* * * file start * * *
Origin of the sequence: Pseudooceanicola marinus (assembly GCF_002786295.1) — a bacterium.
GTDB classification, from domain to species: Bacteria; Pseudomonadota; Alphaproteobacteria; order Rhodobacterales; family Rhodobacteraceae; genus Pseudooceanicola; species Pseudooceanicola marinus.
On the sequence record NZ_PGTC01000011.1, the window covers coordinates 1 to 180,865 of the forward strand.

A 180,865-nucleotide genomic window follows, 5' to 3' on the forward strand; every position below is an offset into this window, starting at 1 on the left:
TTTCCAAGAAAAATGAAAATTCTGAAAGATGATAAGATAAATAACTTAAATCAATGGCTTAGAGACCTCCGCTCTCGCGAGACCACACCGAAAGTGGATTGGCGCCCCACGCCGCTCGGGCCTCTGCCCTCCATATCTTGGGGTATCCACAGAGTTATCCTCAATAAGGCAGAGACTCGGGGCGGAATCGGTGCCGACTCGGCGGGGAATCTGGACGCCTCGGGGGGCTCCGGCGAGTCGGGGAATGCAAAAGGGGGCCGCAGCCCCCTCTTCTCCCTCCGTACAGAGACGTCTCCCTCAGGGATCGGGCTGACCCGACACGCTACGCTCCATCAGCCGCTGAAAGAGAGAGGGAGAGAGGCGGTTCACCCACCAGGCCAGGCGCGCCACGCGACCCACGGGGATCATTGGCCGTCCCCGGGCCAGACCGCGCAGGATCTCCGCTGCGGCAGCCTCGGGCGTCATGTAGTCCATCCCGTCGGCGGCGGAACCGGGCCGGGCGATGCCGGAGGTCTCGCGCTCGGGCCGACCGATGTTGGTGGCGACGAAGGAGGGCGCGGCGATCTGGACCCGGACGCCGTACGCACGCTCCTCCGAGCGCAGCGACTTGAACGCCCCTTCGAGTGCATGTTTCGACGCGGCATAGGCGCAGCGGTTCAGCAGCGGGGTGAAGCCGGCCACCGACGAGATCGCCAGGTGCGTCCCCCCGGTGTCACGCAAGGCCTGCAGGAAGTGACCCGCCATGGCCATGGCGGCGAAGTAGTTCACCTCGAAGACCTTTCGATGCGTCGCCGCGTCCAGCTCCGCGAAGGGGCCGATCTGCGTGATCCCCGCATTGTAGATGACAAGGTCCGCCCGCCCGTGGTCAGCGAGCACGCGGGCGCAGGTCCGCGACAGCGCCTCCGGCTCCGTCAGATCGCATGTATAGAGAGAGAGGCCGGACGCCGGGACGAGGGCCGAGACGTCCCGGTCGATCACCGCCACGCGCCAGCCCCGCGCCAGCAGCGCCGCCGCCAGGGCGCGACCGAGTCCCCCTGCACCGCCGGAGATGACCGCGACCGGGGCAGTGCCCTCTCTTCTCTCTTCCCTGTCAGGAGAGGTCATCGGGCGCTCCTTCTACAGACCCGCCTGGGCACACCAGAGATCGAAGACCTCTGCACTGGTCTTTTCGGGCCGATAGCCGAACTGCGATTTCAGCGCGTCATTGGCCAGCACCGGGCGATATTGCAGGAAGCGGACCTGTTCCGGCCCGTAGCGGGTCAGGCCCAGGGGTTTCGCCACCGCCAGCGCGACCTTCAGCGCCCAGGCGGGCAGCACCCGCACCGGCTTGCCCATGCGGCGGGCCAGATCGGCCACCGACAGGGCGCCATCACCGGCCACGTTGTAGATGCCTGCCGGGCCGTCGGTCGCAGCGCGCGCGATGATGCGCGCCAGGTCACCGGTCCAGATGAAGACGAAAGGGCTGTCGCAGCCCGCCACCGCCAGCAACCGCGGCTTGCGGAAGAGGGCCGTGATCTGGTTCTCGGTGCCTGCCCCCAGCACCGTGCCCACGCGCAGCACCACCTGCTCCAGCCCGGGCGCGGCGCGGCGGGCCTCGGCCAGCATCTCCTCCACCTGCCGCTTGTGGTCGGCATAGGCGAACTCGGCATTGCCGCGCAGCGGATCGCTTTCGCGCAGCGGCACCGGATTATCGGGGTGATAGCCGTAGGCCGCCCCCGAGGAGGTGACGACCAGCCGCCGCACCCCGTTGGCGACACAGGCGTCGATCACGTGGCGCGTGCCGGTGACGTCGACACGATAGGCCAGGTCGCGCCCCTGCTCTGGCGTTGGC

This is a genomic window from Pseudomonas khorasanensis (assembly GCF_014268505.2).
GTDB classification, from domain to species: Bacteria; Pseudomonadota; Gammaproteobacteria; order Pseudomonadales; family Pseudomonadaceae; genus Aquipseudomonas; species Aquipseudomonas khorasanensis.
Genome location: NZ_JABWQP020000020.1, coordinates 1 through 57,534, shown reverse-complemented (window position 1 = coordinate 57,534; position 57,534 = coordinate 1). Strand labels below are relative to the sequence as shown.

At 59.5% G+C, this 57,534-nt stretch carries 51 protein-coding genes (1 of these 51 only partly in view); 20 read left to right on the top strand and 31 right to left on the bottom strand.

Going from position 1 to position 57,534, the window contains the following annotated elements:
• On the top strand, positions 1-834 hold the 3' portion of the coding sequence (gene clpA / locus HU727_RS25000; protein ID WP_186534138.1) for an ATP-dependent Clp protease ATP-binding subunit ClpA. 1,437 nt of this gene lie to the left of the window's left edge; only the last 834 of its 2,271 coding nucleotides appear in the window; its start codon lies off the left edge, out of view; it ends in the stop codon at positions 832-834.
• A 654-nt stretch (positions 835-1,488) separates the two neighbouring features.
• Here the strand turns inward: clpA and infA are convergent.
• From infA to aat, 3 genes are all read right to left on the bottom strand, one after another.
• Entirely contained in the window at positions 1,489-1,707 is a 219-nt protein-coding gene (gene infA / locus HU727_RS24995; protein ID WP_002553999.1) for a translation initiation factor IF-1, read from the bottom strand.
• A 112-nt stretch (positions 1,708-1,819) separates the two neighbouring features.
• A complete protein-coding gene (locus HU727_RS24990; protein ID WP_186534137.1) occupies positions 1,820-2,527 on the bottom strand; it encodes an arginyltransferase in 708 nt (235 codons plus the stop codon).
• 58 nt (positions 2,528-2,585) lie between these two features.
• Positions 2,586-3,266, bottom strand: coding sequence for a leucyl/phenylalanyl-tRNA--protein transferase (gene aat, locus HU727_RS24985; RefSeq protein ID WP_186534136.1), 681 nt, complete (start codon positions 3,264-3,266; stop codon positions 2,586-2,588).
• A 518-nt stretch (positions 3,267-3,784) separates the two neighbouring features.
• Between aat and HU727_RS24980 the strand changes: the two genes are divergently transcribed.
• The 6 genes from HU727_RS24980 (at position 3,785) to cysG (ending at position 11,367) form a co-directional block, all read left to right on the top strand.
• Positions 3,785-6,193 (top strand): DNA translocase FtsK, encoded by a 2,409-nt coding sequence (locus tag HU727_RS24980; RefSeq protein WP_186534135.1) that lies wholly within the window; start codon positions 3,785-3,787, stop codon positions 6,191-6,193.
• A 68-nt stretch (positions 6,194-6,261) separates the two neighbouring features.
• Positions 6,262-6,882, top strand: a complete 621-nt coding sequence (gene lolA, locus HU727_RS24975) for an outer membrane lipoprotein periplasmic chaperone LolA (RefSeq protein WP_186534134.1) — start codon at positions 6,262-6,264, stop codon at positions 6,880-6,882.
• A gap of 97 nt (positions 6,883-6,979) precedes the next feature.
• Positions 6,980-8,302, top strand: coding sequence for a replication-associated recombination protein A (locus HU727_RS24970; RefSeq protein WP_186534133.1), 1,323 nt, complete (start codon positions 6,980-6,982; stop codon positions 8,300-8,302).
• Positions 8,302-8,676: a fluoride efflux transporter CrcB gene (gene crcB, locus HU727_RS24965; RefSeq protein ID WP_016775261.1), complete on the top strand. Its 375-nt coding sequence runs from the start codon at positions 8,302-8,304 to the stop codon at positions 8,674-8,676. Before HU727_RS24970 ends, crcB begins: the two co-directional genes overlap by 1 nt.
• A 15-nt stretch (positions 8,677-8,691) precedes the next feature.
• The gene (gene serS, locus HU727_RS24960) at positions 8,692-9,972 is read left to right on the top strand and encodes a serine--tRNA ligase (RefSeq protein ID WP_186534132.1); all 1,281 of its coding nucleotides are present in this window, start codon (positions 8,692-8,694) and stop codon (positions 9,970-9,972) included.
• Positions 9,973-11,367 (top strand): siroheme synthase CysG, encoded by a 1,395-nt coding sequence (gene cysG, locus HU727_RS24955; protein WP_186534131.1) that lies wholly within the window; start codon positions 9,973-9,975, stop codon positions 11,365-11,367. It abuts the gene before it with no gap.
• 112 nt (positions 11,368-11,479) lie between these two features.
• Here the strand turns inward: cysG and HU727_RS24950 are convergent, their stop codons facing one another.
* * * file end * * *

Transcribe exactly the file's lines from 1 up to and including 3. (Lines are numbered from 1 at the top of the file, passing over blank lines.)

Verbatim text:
Origin of the sequence: Pseudooceanicola marinus (assembly GCF_002786295.1) — a bacterium.
GTDB classification, from domain to species: Bacteria; Pseudomonadota; Alphaproteobacteria; order Rhodobacterales; family Rhodobacteraceae; genus Pseudooceanicola; species Pseudooceanicola marinus.
On the sequence record NZ_PGTC01000011.1, the window covers coordinates 1 to 180,865 of the forward strand.